I don't use chemicals. This spring I spread 4 yards of city compost about 1-2" deep most everywhere. This fall I put down 2 yards of mulch in sunny areas. I do sprinkle a little bit of slow release all purpose fertilizer in the spring, but I maybe don't really need it. I am pretty anal about researching plants before I buy them so I know if it will work, and where it should go. Parts of my garden stay very wet, and others get very dry. I'm doing ok I suppose.

That's my garden. About 1,500-2,000 square feet in the back. There are another X feet of foundation beds along the back of the house, and 500 feet out front I never show because it's boring and I can't figure it out (and if that piques your interest, stop it).
If you want to know what anything is in the pics, let me know. A link to my end of 2008 season plant list is on the right somewhere toward the top.
And some of my favorite nurseries, online or in person:

Ambergate Gardens
Prairie Moon Nursery
Prairie Nursery

I'm afraid I might get bored this year and just start digging random holes in the yard. Lawn circles. Aliens. Insane assylum. Plant catalogs. Straight jacket. Join the A-Team. Follow? The garden doesn't need to be bigger, and we won't be here but a few more years anyway, I figure. This is my trial garden for a future acreage. Still--leave it better than you found it, and hope the next owners will also pay it forward.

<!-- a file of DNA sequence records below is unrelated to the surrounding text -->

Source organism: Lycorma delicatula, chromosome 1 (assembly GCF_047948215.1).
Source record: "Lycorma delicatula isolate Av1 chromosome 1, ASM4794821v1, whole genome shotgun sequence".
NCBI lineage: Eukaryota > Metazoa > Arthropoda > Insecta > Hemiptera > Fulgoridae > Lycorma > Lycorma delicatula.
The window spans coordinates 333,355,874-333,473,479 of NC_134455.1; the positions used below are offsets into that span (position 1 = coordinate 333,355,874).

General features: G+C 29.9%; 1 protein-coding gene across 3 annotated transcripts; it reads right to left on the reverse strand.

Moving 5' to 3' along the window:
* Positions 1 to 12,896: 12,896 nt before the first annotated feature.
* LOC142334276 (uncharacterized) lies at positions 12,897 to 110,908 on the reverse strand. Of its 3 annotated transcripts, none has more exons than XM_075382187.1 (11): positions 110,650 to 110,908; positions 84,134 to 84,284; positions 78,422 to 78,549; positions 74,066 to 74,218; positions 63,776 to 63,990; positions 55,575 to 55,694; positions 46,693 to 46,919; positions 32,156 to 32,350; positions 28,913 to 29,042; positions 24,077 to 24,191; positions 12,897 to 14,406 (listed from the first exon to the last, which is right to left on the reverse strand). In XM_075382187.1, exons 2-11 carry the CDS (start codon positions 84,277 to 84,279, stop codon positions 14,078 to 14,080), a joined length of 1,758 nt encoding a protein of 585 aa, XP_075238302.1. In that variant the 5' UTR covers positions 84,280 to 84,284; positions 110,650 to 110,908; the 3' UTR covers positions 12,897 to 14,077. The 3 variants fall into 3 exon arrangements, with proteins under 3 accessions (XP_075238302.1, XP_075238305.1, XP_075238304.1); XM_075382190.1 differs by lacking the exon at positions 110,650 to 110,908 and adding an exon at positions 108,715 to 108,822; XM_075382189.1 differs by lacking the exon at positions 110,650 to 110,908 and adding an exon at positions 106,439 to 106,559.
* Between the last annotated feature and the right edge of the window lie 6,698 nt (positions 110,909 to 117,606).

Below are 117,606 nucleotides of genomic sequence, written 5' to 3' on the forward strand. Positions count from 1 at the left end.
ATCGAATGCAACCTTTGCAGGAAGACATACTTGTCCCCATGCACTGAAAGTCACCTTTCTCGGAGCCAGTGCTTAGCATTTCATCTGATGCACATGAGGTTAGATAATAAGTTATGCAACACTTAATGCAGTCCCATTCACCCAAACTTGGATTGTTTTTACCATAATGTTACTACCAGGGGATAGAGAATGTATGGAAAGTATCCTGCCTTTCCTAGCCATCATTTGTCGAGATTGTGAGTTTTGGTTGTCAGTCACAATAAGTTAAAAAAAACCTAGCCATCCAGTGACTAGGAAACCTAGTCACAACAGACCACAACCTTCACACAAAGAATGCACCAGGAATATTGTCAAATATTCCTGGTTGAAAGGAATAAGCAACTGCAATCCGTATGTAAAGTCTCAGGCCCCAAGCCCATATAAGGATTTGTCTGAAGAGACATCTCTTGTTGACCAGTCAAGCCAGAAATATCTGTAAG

Have a Merry Christmas from all of us one people here at The Deep Middle, a certified 501c nonprofit on this 1/4 acre lot looking for plant donations.

Frozen Fog Pics -- Part Deux

Who needs tree flocking? The frozen fog stuck, then the next night we had freezing rain. The double coat made the trees a brilliant white.

The sun is up there.

You can see the ribs of the freezing rain on the branches above the bird feeder--click to expand.

Monday, December 14, 2009

My Poem in Your Local Paper

You and hopefully 4 million others can find a poem by me in your local newspaper sometime this week. It will also appear in other print and online publications according to their schedules. The poem is part of Ted Kooser's American Life in Poetry, which provides a new poem every week free of charge to any pub who wants to print it, along with Ted's introduction to the work.

If you'd just rather go see the poem online now, click here. It will also be archived on that site if you arrive after this week and don't see it on the main page.